Should You Bet on Las Vegas Sands or Wynn in Japan?
For the last few years, investors have been excitedly hearing snippets of the possibility of Japan legalizing gaming. The country currently forbids gambling, and thus the construction of casinos by companies like Las Vegas Sands and Wynn Resorts , both of which are desperately hoping that legalization comes soon.
Now, a bill that would legalize casinos in Japan is finally waiting to be heard by the current summer session of Japanese legislators. With the summer session coming closer and closer to an end, and with 17 other bills to be heard, investors have been nervously waiting. However, now Japan's prime minister Shinzo Abe, who had previously been quiet on the matter, has just given his full support for the bill's passage.
Passing casino legislation has been a goal for some time now, though supporters of the bill have had a hard time in the past with convincing both parties to support proposed legislation due to perceived issues related to organized crime like money laundering, as well as the general ethical concerns brought up by some of the more conservative and religious legislators.
However, this round is different. After the nation won its bid for the 2020 summer Olympics in Tokyo, Japanese officials have hurriedly tried to plan ways for the country to boost tourism and revenue by enough to make the games a success for the country. One obvious way is to legalize gaming in time for integrated resorts to open by the 2020 games.
On May 30, Abe visited Singapore to speak at a conference. During his presentation he said that casinos could become a "pillar of economic growth" for Japan and said he believes "integrated resorts will be a key part of Japan's economic growth strategy." For a country with one of the highest rates of debt in the world, and an economic recovery that is still lagging, new growth from any sector will be welcome. For these reasons, Abe is urging his government legislators to carefully consider the benefits of legalizing gaming.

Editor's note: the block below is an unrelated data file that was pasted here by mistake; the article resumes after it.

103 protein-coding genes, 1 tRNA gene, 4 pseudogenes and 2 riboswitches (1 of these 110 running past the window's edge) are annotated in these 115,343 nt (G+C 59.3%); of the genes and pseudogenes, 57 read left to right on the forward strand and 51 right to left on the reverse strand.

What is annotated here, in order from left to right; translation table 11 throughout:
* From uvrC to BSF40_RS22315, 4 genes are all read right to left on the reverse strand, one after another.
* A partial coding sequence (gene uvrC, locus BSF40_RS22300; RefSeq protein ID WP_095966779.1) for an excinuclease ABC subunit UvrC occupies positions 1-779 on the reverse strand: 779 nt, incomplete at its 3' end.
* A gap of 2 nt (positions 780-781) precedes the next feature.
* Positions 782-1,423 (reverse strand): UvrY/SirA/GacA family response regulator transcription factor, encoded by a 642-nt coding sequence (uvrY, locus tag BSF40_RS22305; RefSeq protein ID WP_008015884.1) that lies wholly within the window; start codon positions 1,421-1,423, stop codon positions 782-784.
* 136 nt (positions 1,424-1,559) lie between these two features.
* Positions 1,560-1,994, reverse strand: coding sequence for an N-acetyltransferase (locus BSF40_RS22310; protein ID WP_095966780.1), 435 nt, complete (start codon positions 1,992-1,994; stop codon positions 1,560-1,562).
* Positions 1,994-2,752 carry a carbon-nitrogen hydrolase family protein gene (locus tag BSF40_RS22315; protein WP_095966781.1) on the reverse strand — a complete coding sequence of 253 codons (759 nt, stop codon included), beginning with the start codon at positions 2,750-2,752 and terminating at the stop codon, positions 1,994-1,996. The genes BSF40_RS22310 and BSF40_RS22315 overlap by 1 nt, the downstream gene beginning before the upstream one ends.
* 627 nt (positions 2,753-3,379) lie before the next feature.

Who could win a bid in Japan?
Las Vegas Sands is seeking to lead the bidding field, trying to win over the Japanese officials that will eventually decide which company wins a bid. At a conference in Tokyo, Sands CEO Sheldon Adelson said that "We will spend whatever it takes...would I put in $10 billion? Yes." Las Vegas Sands is ready to put its money where its mouth is and invest huge in Japan if Japanese legislators allow it. However, it is not alone in this quest.
Wynn Resorts CEO Steve Wynn has also been outspoken about his hopes for Japan. Already heavily dependent on its Asian revenue with 75% of global gaming revenue coming from Macau, Wynn is hoping to expand further in Asia with a bet on Japan.
The company thinks that its casino will be attractive to the Japanese government as well. As the company's newly promoted President and former CFO Matt Maddox said:
Japan is known for hospitality, high quality and precision. The culture of almost perfection here fits very well with Wynn and its details-oriented focus. That would allow Wynn to be a strong contender in the Japanese market.